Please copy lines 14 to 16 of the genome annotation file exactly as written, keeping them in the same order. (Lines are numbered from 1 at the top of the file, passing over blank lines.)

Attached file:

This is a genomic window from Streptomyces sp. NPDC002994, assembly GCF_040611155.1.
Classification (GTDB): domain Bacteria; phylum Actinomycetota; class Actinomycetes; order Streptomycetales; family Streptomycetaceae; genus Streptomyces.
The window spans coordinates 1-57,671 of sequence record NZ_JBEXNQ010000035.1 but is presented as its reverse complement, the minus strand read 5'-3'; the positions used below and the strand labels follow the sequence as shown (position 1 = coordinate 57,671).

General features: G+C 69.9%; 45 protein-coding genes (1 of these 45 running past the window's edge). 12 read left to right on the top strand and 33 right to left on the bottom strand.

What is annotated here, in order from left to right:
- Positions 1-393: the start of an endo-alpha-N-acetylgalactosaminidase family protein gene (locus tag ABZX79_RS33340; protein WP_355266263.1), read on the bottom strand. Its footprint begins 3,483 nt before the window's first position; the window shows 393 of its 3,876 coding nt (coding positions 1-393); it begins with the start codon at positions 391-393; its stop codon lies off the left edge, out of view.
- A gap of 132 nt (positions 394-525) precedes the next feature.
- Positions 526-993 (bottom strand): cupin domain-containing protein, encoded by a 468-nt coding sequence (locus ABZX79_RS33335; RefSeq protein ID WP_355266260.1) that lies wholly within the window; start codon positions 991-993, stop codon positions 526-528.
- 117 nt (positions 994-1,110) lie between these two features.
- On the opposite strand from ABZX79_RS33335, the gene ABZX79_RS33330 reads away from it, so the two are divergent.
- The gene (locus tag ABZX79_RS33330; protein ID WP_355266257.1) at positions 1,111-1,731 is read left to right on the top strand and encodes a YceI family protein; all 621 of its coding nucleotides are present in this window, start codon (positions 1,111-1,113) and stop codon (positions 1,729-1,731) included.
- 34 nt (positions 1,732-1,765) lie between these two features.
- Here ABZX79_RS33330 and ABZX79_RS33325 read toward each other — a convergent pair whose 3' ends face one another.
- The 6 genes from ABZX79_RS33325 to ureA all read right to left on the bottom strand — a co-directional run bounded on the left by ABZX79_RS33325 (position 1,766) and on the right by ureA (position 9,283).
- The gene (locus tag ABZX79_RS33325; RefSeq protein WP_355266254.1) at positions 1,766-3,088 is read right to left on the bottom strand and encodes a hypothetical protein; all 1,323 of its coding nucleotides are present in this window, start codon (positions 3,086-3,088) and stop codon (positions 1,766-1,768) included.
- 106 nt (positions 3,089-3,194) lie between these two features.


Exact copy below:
- The 6 genes from ABZX79_RS33325 to ureA all read right to left on the bottom strand — a co-directional run bounded on the left by ABZX79_RS33325 (position 1,766) and on the right by ureA (position 9,283).
- The gene (locus tag ABZX79_RS33325; RefSeq protein WP_355266254.1) at positions 1,766-3,088 is read right to left on the bottom strand and encodes a hypothetical protein; all 1,323 of its coding nucleotides are present in this window, start codon (positions 3,086-3,088) and stop codon (positions 1,766-1,768) included.
- 106 nt (positions 3,089-3,194) lie between these two features.